When the vintage has been blessed with unrepeatable conditions and extraordinary grapes are produced, the Vintage is produced. A priceless wine produced from a single vine and then aged in wooden barrels for 20 years.
And this brings us to the most important discourse on Madeira wine: the classification based on the grape variety. That seems like a formality, but that’s actually all. According to the grape variety, aromas, flavors, but also interpretations change radically.
Grapes used to produce Madeira and classification
Let’s start with the most widespread grape variety, capable of producing the simplest and most affordable wines. If no grape variety is specified on the label, it is assumed that that bottle was produced with the Tinta Negra Mole.
Malvasia is the historic grape variety, the first planted on the island by the Portuguese, who rightly thought of reproducing the opulence of Greek wines from Crete and the islands on this remote rock in the Atlantic. And in fact, it is thanks once again to the Turks, who had interrupted trade between Europe and Greece, that this wonderful wine was born. And it is precisely from Malvasia that the sweetest and most velvety Madeira is born, the rare and precious Madeira Malmsey. The densest and most syrupy one, always pungent and full of herbs, spices and honey, but with a fresh and honeyed touch at the same time that is unrivaled among sweet wines.
From Bual, a white grape variety, an excellent Madeira is obtained, always sweet, but characterized by a more intense caramelized note and an almost veil of peat, the smoking is sharper than Malmsey.
Madeira da Verdelho cannot be missing, from which wines are produced even less sweet, but always sweet, where the tones and flavors are less exasperated and tend to have an elegant profile, but always smoky.
Let’s finish with the dry Madeira, the Madeira Sercial, the one that is somewhat trivially compared to Sherry Fino, even if it is much more consistent. Sercial is the complete opposite of Malmsey: it has acid tension, its astringent charge is felt on the palate. It dominates the salt and the sharp fruit with a slight aftertaste of smoke and strong oxidized notes of candied cedar and dried fruit. This is perhaps the most difficult to approach, given that it is not a wine that is immediately ready, but that needs decades to develop all its charm.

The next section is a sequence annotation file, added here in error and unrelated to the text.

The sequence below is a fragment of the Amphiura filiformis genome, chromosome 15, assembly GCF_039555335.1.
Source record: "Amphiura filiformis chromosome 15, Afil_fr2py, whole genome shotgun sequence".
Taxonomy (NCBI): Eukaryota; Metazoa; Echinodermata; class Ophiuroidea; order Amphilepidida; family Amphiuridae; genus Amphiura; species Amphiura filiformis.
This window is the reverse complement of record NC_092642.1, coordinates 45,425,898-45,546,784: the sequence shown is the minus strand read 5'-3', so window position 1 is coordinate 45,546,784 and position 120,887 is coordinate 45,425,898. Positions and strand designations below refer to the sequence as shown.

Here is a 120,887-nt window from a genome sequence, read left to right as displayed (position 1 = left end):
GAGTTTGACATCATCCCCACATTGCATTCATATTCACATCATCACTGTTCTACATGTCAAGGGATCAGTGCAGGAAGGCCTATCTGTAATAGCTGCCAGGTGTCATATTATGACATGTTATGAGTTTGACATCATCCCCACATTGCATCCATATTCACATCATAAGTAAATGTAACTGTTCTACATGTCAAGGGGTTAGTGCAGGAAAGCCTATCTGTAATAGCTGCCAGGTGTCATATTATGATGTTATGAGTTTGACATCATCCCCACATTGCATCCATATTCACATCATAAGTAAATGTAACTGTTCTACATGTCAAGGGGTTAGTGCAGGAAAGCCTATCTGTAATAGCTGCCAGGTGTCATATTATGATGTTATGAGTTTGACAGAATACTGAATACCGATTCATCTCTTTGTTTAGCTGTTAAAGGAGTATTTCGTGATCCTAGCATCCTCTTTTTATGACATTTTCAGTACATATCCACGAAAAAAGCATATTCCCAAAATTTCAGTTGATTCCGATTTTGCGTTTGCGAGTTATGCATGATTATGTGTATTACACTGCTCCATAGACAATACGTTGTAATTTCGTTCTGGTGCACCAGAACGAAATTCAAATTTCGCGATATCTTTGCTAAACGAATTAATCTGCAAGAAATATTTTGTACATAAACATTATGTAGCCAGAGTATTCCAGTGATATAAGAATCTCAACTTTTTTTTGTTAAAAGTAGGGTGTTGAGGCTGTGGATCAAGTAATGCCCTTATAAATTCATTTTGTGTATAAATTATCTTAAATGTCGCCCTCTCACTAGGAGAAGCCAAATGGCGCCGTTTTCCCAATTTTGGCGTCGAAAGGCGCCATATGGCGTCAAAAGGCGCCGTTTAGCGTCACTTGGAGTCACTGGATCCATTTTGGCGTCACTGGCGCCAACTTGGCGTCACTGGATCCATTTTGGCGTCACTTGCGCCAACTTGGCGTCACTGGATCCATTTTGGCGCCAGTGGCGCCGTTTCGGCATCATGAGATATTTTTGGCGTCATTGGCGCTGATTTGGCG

History of Madeira wine
Legend has it that this huge rock covered with greenery is the famous Isle of the Blessed, that mysterious and legendary place that has fomented the birth of mythical theories and stories about Atlantis and the disappeared ancient civilizations.
But it is after the discovery of America that Madeira becomes a real navel of the world. It became a fundamental stop not only to stock up on food and wine for the trip but also to take what was considered the Atlantic highway. For the simple reason, that the winds and currents to reach the coasts of America passed through this small island which is 640 kilometers from the African coast. When the sailors discovered that by adding brandy to the barrels and making the wine travel twice around the world, the wine became pure nectar of the gods.
And the beauty of this enological discovery is that sailors, travelers and pirates used Madeira wine mainly as ballast and only secondarily as a drink in order not to die of dehydration and scurvy. Maybe it didn’t give you wings, but at least it kept you alive, and it was already something for here times …
From the Roman Falernum to Madeira
But as we have seen, the practice of oxidizing wine is ancient and has been practiced in Italy for millennia, so much so that the legendary Falernum wine, so loved by the Romans, was nothing more than a very strong and full-bodied wine that with the passing of the decades it oxidized in amphora and became more and more “fascinating” and complex.
Today we can no longer taste Falernum, but on the other hand, we have Madeira, which is its most illustrious descendant and we certainly cannot complain.
Madeira food pairings
The great structure and alcoholic strength make it perfect for pairing with chocolate, spoon desserts such as trifle, cream pie, biscuits and dry pastries, but also apple and walnut cake. Try it also with aged cheeses such as Castelmagno or with the great blue cheeses such as Gorgonzola, Roquefort and Stilton as if it were raining. With terrines and croutons of Tuscan livers, it is wonderful.
Madeira serving temperature
Like all liqueur wines, it should never go below 8 degrees centigrade. It should be served in classic passito tasting glasses at a temperature between 12 and 14 degrees centigrade.